To date there are still few studies that explore and quantify the impact of AGN contamination on the determination of the underlying host galaxy properties via SED fitting (Wuyts et al. 2011; Hayward & Smith 2014). In this paper, we address this using the bayesian-based SED fitting code CIGALE (Noll et al. 2009, Burgarella et al., in prep; Boquien et al., in prep). To do so, we follow the method developed in Mitchell et al. (2013) and use simulated galaxies from the SAM (Semi-Analytica Model) code galform from which we know the exact value of the stellar mass and SFR. After building the UV-to-submm SEDs of the galform objects, and adding an AGN contribution, we will study our ability to retrieve the original properties using CIGALE.

The paper is organized as follows. First, we introduce galform and present the derived star formation history (SFH) of a hundred galaxies at (Section 2). We describe how we build our mocks SEDs using the modeling function of CIGALE in Section 2, and how we perform the SED fitting in Section 3. In the same section, we also present the comparison between the true values of the stellar masses and SFRs and the outputs of CIGALE in normal galaxies as well as in AGN host galaxies. Finally, we discuss the impact of our results on the SFR– relation in Section 4. In Section 5, we use our mock samples to evaluate the performance of the popular IR SED fitting code DecompIR (Mullaney et al. 2011). The purpose of this work is not to test thoroughly the validity of AGN emission models, neither the ability of SED fitting codes to accurately retrieve the properties of the AGN through its IR emission but to analyze the impact of this emission on the derivation of the basic host galaxy properties.

In this work, we assume that 0.25, 0.75, and  73 km s Mpc. These values are used because the galform model is built on top of merger trees generated from the original Millenium simulation (Springel et al. 2005), which assumes a WMAP1 like cosmology. This choice does not impact our results, as we only use this cosmology to convert physical quantities to observables, without comparisons with other works based on more recent cosmological parameters. All of the stellar masses and SFRs are provided assuming a IMF of Salpeter.

2 Building a realistic mock galaxy sample

In this paper we explore the problem of AGN/stellar light decomposition via SED template fits to multi-wavelength broad-band photometric data. The goal is to quantify how well the galaxy properties of AGN hosts, such as stellar mass and star-formation rate, can be measured from broad-band photometry. Our approach is to use mock galaxies extracted from the galform SAM (Cole et al. 2000), for which the SFHs, stellar masses () and instantaneous SFR are known. This information allows the construction of UV to submm SEDs for the mock galaxies. AGN templates are then added to the galaxy emission to generate composite SEDs. These are then integrated within broad-band filters to generated mock photometric catalogues. The fitting modules of the CIGALE code are then applied to the mock galaxy photometry to decompose AGN from stellar light. Each of these steps are described in the following sections.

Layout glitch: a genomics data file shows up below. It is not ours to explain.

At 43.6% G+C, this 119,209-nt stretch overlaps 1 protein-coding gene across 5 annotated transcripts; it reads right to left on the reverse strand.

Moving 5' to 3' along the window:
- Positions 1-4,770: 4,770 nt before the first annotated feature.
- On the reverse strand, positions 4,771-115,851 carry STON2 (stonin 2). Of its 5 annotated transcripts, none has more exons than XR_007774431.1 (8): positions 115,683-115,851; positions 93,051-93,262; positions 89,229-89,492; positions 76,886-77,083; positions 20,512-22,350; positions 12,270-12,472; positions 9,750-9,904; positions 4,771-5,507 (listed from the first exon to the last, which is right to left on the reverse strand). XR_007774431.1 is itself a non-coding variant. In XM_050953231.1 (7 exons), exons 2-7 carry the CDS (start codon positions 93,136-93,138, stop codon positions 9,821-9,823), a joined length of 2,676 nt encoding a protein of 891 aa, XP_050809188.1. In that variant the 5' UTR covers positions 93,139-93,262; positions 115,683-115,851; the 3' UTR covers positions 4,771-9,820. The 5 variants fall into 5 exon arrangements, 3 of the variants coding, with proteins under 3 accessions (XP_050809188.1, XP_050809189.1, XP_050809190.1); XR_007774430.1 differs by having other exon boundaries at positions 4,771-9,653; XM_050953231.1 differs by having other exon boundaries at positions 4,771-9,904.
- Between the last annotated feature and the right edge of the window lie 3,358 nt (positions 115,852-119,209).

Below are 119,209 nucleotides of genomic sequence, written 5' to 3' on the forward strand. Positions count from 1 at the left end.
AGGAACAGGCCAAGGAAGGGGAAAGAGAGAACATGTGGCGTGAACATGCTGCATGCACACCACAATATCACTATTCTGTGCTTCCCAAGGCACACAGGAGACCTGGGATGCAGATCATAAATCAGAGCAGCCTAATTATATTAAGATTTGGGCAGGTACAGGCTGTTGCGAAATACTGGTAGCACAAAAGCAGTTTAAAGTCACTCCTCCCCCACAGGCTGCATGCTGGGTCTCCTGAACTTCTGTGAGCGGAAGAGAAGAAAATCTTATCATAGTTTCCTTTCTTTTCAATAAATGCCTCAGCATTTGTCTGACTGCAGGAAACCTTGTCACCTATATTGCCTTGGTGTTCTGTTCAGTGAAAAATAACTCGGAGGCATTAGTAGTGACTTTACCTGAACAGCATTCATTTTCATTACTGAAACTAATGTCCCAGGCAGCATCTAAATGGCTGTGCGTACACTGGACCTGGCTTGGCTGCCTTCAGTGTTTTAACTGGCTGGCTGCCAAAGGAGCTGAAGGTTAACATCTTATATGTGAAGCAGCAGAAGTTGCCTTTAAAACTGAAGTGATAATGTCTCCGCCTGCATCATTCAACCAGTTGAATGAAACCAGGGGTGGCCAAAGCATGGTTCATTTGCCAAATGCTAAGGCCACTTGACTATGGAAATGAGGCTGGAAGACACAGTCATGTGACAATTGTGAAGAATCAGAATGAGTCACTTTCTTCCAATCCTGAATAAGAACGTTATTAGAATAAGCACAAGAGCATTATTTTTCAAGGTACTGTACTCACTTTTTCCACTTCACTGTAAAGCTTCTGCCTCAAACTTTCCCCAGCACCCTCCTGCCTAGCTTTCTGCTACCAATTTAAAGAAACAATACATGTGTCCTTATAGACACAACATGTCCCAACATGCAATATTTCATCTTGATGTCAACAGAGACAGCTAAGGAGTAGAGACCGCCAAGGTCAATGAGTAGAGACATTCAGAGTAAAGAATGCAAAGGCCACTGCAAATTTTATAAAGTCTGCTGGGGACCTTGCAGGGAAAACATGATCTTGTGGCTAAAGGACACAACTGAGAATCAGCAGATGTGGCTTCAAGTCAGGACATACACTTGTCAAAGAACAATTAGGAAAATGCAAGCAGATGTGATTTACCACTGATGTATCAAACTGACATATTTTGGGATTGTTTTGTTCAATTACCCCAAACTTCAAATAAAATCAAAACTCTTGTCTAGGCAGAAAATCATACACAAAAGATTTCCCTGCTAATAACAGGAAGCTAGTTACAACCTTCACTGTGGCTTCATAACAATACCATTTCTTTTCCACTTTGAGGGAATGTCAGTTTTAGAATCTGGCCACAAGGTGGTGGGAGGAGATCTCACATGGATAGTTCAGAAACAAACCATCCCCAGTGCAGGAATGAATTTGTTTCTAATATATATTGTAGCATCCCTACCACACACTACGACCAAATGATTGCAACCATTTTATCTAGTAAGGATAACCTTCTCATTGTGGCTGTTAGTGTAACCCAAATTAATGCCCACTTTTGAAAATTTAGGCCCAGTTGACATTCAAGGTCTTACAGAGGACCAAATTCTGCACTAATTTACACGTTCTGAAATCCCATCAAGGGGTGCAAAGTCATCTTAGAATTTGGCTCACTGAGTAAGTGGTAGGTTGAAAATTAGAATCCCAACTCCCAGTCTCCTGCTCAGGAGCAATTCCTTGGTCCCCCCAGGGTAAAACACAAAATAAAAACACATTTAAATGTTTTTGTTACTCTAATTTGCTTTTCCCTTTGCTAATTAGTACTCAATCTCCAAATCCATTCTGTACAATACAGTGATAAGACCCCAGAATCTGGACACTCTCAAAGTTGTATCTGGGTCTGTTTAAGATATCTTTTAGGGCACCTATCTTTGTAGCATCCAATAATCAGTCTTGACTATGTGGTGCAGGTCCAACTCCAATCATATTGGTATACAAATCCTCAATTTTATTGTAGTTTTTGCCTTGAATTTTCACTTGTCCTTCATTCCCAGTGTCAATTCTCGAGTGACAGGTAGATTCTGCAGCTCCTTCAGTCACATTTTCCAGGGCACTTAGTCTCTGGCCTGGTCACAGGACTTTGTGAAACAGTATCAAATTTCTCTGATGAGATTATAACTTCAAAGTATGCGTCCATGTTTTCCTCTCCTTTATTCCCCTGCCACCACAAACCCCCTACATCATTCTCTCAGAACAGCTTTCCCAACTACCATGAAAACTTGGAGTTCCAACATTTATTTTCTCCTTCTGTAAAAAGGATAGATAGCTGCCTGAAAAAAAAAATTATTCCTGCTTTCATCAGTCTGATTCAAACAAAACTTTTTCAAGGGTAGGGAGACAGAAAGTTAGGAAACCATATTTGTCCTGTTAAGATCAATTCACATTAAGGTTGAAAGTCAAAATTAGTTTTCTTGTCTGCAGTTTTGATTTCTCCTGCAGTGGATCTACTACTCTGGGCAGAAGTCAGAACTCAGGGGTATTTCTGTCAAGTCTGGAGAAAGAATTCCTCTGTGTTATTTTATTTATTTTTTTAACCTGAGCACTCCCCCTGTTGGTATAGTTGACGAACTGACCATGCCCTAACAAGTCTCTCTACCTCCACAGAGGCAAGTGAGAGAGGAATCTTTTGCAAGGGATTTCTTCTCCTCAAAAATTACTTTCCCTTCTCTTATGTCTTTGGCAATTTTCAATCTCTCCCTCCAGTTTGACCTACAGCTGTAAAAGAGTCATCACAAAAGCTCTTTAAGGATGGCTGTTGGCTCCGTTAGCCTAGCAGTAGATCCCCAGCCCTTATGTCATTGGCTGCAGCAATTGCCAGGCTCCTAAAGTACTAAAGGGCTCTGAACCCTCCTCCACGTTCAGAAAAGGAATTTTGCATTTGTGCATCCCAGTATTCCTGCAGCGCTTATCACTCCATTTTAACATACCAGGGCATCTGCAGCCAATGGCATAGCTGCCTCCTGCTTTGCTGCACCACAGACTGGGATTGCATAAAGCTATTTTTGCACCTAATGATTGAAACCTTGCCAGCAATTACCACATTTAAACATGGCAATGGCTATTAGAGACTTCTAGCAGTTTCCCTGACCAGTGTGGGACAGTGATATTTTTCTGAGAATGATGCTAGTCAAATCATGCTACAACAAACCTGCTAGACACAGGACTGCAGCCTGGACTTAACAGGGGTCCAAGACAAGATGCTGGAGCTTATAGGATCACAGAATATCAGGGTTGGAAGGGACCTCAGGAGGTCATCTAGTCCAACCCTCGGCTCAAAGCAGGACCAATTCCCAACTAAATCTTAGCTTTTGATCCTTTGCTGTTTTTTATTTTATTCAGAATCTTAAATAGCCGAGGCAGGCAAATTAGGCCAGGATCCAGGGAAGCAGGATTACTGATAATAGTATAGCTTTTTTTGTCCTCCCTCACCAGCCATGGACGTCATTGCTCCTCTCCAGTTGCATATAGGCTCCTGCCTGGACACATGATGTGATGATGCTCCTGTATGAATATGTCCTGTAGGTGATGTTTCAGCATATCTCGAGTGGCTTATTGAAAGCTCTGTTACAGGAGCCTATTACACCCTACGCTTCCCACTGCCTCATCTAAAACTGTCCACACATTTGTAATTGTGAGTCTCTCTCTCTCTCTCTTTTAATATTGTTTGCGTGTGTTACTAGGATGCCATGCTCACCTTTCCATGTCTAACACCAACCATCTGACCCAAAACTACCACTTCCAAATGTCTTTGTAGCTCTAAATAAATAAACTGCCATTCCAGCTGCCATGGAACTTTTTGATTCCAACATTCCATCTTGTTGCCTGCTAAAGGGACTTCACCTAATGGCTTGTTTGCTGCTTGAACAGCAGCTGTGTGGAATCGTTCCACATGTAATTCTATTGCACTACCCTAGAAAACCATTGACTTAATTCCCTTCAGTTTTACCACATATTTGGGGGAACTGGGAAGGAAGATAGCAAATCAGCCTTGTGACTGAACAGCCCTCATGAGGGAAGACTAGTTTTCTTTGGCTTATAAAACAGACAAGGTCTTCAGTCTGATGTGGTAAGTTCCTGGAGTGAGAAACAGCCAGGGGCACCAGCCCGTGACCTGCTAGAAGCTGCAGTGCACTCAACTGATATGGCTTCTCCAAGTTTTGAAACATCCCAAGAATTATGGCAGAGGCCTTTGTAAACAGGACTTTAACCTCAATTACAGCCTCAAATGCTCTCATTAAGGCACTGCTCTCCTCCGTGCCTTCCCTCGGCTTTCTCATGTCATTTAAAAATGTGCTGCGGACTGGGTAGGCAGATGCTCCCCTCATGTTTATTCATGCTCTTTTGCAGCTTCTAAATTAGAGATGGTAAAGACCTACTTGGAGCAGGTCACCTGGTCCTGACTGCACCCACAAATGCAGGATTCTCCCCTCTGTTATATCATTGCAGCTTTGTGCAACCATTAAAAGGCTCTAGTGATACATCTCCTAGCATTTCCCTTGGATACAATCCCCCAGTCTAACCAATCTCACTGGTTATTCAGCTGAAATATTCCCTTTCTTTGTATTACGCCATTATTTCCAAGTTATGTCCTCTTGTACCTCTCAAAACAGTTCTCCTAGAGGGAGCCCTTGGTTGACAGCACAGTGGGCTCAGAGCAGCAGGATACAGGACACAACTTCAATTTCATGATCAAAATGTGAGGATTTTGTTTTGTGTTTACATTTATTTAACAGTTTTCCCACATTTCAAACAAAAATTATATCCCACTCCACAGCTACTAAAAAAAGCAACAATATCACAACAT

2.1 Simulations of realistic star formation histories

To generate our grid of mock SFHs, we use the galform semi-analytic galaxy formation model to simulate the assembly of the galaxy population within the context of the CDM model of structure formation (Cole et al. 2000; Bower et al. 2006; Benson & Bower 2010). The model is constructed on top of dark matter halo merger trees extracted from the Millennium dark matter N-body simulation (Springel et al. 2005). Within each halo, the baryonic mass is divided into hot and cold gas along with stellar disk and bulge components. The model then solves a set of coupled differential equations that describe how mass is exchanged between these different components. Star formation in the model is split into quiescent star formation that occurs in galaxy disks and bursts of star formation that are triggered by galaxy mergers and disk instabilities (Baugh et al. 2005; Bower et al. 2006; Lagos et al. 2011).